1. U.S. Textile Industry Turns to Tech as Gateway to RevivalWarwick Mills is joining the Defense Department, universities including the Massachusetts Institute of Technology, and nearly 50 other companies in an ambitious $320 million project to push the American textile industry into the digital age. Key to the plan is a technical ingredient: embedding a variety of tiny semiconductors and sensors into fabrics that can see, hear, communicate, store energy, warm or cool a person, or monitor the wearer’s health. 2. 2D to 3D With Deep CNNs (PDF) — source code on github. 3. Squeezing AI into Mobile Systems (IEEE Spectrum) — Sze, working with Joel Emer, also an MIT computer science professor and senior distinguished research scientist at Nvidia, developed Eyeriss­, the first custom chip designed to run a state-of-the-art convolutional neural network. They showed they could run AlexNet, a particularly demanding algorithm, using less than one-tenth the energy of a typical mobile GPU: instead of consuming 5 to 10 watts, Eyeriss used 0.3 W. 4. The 8-Bit Game That Makes Statistics Addictive (The Atlantic) — that game is Guess The Correlation. “As a researcher, you read papers and a lot of the time, you eyeball the figures without even reading the text,” he says. “You see a plot—it could even be your own plot—and make a judgment based on it. Contrary to what people believe, they’re not very good at this. And I have the data to prove that.” Four short links: 25 March 2016 Intro to Statistics, Automatic Lip Reading, Outdoor Range Finding for$10, and Wrongful Takedowns

1. Intro Statistics with Randomization and Simulation — free PDF download as well as book for purchase. (via Flowing Data)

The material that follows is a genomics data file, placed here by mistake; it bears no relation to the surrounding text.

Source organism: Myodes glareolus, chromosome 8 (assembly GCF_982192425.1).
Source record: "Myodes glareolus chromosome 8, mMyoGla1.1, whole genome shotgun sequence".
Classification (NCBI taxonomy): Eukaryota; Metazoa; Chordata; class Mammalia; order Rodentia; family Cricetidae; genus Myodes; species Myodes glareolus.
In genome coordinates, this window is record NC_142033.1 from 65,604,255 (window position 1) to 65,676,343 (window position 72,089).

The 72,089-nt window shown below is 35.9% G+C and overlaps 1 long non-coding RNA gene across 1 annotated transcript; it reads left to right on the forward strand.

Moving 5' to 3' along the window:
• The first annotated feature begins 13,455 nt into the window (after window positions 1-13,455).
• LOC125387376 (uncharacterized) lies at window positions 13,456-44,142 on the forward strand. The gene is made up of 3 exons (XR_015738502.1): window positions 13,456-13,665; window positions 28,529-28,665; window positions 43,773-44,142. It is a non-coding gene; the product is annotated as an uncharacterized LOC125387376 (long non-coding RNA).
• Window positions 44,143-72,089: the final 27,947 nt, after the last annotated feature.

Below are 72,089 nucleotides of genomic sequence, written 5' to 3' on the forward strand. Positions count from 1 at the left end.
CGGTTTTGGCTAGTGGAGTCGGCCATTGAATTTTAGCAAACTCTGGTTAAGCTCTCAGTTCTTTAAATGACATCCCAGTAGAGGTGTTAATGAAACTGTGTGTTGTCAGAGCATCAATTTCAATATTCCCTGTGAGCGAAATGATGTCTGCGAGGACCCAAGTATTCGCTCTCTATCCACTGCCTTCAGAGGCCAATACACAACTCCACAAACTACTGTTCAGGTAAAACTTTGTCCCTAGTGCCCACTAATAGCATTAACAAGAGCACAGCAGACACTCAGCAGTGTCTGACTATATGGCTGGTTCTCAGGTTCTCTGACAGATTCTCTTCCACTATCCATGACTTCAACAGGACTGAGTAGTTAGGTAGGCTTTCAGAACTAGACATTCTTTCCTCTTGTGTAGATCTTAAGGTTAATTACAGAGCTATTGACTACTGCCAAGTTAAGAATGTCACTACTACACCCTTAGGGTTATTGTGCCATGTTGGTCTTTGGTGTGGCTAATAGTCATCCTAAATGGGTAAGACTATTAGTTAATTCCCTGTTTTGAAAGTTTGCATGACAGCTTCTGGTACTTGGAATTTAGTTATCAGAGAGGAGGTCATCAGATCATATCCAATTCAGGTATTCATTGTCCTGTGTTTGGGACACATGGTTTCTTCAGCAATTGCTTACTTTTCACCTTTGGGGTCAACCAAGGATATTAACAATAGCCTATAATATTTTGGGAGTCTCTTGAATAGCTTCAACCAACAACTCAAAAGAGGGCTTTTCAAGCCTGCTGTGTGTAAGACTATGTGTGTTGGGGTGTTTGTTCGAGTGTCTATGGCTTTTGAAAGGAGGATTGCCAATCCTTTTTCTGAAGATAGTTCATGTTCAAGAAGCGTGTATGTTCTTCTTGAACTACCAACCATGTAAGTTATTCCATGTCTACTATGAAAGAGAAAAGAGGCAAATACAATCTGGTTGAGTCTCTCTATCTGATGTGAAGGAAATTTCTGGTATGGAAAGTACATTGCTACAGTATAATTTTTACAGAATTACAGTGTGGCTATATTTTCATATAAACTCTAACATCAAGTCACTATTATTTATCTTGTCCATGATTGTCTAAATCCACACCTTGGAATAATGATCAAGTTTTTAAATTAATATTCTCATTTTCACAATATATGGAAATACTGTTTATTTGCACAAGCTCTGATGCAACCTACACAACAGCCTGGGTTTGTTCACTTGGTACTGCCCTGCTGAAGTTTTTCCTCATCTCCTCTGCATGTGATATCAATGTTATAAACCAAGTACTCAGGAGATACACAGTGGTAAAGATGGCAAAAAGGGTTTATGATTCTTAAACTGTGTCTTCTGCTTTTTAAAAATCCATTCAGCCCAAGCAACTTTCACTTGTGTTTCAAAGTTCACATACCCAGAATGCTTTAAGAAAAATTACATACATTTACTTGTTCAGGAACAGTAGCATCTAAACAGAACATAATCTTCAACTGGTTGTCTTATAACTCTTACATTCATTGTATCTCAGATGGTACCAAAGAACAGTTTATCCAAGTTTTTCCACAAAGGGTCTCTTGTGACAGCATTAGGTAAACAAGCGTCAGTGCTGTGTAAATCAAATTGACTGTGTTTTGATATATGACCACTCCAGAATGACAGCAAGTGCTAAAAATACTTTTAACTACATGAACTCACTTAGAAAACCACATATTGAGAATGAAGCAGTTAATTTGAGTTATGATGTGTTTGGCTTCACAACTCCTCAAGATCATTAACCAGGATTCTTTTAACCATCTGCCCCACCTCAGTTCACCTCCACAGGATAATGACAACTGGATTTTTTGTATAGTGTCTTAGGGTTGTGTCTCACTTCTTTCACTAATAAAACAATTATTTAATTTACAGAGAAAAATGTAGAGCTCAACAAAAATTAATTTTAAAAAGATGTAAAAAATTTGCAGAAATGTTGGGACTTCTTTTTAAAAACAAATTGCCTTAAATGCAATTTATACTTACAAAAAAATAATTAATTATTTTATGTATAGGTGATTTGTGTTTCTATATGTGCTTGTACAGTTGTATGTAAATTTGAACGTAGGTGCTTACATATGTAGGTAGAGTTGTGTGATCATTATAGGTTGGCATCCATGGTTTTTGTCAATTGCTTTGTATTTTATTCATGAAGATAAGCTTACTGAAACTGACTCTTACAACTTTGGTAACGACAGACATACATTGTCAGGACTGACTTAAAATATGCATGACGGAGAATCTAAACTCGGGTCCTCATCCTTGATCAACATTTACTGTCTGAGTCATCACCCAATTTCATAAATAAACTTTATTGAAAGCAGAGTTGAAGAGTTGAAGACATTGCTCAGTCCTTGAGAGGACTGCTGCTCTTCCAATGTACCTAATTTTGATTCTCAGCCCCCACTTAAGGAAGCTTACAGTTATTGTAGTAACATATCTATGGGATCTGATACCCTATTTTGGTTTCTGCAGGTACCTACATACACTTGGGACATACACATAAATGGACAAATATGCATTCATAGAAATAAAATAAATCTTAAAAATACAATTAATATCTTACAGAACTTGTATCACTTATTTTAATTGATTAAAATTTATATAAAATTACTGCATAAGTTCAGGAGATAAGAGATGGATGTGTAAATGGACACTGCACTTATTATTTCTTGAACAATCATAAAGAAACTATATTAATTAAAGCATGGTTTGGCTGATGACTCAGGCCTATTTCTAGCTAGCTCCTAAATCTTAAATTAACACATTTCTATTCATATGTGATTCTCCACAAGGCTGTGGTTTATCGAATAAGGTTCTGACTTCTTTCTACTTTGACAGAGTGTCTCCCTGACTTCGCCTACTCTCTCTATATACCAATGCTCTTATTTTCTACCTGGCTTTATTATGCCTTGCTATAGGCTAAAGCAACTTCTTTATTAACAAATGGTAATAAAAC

2. Automated Lip Reading Invented — press release, but interesting topic. The research will be presented at the International Conference on Acoustics, Speech, and Signal Processing (ICASSP) in Shanghai.
3. A Smartphone-based Laser Distance Sensor for Outdoor Environments (PDF) — We present a low-cost, smartphone-based planar laser distance sensor design for outdoor use with 6 cm accuracy at 5 meters, 30 Hz scan rate, and 0.1 degree resolution over the field of view. The cost of the hardware additions to the off-the-shelf smartphone used in our prototype is under \$50.
4. Internet Archive Seeks to Defend Against Wrongful TakedownsIn its submission, the Archive goes to some lengths to highlight differences between those engaging in commercial piracy and those who seek to preserve and share cultural heritage. As a result, the context in which a user posts content online should be considered before attempting to determine whether an infringement has taken place. This, the organization says, poses problems for the “staydown” demands gaining momentum with copyright holders.

Four short links: 10 March 2016

Cognitivist and Behaviourist AI, Math and Social Computing, A/B Testing Stats, and Rat Cyborgs are Smarter